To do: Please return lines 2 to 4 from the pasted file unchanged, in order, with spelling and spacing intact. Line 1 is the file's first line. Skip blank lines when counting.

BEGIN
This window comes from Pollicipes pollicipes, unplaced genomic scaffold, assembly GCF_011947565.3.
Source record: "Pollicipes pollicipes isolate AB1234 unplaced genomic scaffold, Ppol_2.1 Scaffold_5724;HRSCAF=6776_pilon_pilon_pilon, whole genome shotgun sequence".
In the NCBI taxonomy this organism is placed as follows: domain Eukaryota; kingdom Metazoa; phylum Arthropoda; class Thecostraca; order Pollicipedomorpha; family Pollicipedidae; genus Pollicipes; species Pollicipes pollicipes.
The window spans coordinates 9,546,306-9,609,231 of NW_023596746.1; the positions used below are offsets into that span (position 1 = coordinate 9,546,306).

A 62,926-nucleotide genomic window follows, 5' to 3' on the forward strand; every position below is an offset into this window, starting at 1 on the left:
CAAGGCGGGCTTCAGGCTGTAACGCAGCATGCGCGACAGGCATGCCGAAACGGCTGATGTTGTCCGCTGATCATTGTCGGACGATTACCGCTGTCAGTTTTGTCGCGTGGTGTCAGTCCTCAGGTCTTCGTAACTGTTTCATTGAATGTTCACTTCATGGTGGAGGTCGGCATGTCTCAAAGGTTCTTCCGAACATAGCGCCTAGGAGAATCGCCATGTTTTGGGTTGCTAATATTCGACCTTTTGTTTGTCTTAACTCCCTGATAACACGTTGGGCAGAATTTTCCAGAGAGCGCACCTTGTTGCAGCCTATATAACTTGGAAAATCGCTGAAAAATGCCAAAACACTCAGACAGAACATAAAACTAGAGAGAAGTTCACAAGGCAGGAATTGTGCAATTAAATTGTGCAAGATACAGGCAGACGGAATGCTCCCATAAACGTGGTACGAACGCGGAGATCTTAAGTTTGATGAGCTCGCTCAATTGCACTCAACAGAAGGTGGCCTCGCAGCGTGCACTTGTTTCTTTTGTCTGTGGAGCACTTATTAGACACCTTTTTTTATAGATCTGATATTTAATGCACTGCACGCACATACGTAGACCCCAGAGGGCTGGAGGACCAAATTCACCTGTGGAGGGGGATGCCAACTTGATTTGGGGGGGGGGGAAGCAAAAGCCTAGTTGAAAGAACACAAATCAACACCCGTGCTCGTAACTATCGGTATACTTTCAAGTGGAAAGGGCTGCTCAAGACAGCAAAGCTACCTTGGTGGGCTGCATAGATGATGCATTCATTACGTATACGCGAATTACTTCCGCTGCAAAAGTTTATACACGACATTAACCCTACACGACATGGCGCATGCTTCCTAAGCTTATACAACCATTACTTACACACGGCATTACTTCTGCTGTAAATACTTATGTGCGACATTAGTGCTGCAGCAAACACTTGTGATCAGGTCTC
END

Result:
Source record: "Pollicipes pollicipes isolate AB1234 unplaced genomic scaffold, Ppol_2.1 Scaffold_5724;HRSCAF=6776_pilon_pilon_pilon, whole genome shotgun sequence".
In the NCBI taxonomy this organism is placed as follows: domain Eukaryota; kingdom Metazoa; phylum Arthropoda; class Thecostraca; order Pollicipedomorpha; family Pollicipedidae; genus Pollicipes; species Pollicipes pollicipes.
The window spans coordinates 9,546,306-9,609,231 of NW_023596746.1; the positions used below are offsets into that span (position 1 = coordinate 9,546,306).